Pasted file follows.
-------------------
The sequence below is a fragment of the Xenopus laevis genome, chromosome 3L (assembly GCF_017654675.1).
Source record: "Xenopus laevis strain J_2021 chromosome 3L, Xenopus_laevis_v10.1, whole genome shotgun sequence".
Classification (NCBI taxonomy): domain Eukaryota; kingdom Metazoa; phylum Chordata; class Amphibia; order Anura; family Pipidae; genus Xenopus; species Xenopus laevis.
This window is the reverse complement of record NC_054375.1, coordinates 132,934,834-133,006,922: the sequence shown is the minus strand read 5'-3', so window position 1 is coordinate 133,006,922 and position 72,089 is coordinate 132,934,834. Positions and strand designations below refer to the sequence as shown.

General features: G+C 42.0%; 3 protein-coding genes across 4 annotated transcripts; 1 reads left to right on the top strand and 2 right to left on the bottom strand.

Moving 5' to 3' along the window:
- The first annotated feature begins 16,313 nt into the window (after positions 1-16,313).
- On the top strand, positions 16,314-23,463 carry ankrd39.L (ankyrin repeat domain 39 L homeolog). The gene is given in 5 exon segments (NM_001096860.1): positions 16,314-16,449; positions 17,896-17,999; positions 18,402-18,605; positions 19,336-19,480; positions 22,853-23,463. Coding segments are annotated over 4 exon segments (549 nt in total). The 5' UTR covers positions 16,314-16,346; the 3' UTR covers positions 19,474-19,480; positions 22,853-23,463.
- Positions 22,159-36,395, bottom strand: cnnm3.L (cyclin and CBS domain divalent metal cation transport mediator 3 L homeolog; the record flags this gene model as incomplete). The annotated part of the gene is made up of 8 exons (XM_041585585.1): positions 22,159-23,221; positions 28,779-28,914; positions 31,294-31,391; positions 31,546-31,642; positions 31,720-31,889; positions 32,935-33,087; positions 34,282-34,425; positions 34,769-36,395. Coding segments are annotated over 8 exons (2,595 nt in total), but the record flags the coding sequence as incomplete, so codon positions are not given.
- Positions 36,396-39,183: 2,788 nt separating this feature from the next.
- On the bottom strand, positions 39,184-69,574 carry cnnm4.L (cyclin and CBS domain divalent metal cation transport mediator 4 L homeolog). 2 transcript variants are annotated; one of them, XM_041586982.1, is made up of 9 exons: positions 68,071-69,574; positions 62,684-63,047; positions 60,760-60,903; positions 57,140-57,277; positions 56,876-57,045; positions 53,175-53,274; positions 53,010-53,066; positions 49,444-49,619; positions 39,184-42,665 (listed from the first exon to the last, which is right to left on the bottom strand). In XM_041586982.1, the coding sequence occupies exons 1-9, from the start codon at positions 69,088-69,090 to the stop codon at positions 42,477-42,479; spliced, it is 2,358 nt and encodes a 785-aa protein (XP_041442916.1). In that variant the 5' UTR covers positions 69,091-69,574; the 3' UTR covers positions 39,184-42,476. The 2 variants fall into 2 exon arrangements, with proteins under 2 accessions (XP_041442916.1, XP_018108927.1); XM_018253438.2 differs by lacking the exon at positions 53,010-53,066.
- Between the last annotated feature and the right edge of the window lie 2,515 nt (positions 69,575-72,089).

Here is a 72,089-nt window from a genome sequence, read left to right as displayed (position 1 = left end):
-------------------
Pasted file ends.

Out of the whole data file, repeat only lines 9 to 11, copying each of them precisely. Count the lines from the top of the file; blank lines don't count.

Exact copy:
- Positions 22,159-36,395, bottom strand: cnnm3.L (cyclin and CBS domain divalent metal cation transport mediator 3 L homeolog; the record flags this gene model as incomplete). The annotated part of the gene is made up of 8 exons (XM_041585585.1): positions 22,159-23,221; positions 28,779-28,914; positions 31,294-31,391; positions 31,546-31,642; positions 31,720-31,889; positions 32,935-33,087; positions 34,282-34,425; positions 34,769-36,395. Coding segments are annotated over 8 exons (2,595 nt in total), but the record flags the coding sequence as incomplete, so codon positions are not given.
- Positions 36,396-39,183: 2,788 nt separating this feature from the next.
- On the bottom strand, positions 39,184-69,574 carry cnnm4.L (cyclin and CBS domain divalent metal cation transport mediator 4 L homeolog). 2 transcript variants are annotated; one of them, XM_041586982.1, is made up of 9 exons: positions 68,071-69,574; positions 62,684-63,047; positions 60,760-60,903; positions 57,140-57,277; positions 56,876-57,045; positions 53,175-53,274; positions 53,010-53,066; positions 49,444-49,619; positions 39,184-42,665 (listed from the first exon to the last, which is right to left on the bottom strand). In XM_041586982.1, the coding sequence occupies exons 1-9, from the start codon at positions 69,088-69,090 to the stop codon at positions 42,477-42,479; spliced, it is 2,358 nt and encodes a 785-aa protein (XP_041442916.1). In that variant the 5' UTR covers positions 69,091-69,574; the 3' UTR covers positions 39,184-42,476. The 2 variants fall into 2 exon arrangements, with proteins under 2 accessions (XP_041442916.1, XP_018108927.1); XM_018253438.2 differs by lacking the exon at positions 53,010-53,066.